filter(wber>0) %>% #remove 'technical' precincts for mail & absentee voting 
  select(-contains("nuts")) %>% 
  group_by(indicator_sprengel) %>% 
  arrange(desc(election), .by_group=T) %>% 
  mutate(wber_diff=wber-lead(wber)) %>% 
  filter(election==2020) %>% 
  mutate(wber_diff_rel=wber_diff/wber) %>% 
  ungroup() %>% 
  mutate(change_indicator=case_when(wber_diff_rel>0 ~ "increase",
                                    wber_diff_rel<0 ~ "decrease",
                                    TRUE ~ as.character("stable")))
# A tibble: 1,483 × 4
   indicator_sprengel wber_diff wber_diff_rel change_indicator
                <dbl>     <dbl>         <dbl> <chr>           
 1               1001       -43       -0.0640 decrease        
 2               1002       -34       -0.0521 decrease        
 3               1003       -36       -0.0574 decrease        
 4               1004        -8       -0.0247 decrease        
 5               1005       -76       -0.104  decrease        
 6               1006       -43       -0.0814 decrease        
 7               1007       -74       -0.138  decrease        
 8               1008       -17       -0.0297 decrease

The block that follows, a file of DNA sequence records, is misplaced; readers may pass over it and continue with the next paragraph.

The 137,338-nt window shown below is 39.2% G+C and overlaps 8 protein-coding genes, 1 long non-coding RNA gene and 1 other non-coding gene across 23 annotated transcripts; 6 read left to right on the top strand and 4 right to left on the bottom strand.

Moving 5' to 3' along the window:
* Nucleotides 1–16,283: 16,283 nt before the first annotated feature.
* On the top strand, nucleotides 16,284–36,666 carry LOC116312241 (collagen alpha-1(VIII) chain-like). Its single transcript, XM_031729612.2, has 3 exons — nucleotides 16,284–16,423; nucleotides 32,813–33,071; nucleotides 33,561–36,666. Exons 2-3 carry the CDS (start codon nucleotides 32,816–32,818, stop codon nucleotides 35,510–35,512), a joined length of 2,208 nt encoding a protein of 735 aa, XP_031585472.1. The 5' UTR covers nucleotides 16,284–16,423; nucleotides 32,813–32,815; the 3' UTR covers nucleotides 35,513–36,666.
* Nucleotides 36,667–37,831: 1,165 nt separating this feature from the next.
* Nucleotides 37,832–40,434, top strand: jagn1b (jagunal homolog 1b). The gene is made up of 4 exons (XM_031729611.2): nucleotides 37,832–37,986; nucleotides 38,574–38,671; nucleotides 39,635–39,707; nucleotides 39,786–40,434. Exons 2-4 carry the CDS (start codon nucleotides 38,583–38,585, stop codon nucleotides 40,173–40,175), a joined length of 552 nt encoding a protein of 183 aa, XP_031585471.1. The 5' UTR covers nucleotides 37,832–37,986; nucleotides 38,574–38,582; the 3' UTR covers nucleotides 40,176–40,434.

9               1009       -48       -0.0650 decrease        
10               1010       -31       -0.0442 decrease        
# … with 1,473 more rows

Let’s have a quick look at the distribution of the change rates:

Code: Distribution of changes
library(ggridges)
pl_dist <- df_wber_diff %>% 
  ggplot()+
  ggridges::geom_density_line(aes(x=wber_diff_rel))+
  labs(x="% change number of eligible voters 2020 vs 2015")+
  theme(axis.text.y=element_blank())

table(df_wber_diff$change_indicator)

decrease increase   stable 
     978      451       54 

decrease increase   stable 
     978      451       54 

So, while the purpose of this post is not to dig into substantive matters, I was a bit surprised to see that a large majority of precincts features a decreased number of eligible voters.

4 MAP

4.1 Get boundaries of precincts

Get the shapefile of the precincts’ boundaries.

Code: Get shape with boundaries of precincts
# https://www.data.gv.at/katalog/dataset/79c1030d-5cf6-4d58-ade6-02f66fb4dffb
precincts <- st_read(here::here("posts","2020-11-25-static-maps-with-mapbox-background-images-snapbox","shapefile","WAHLSPRGR2020OGDPolygon.shp"),
              quiet=T) %>% 
  janitor::clean_names() %>%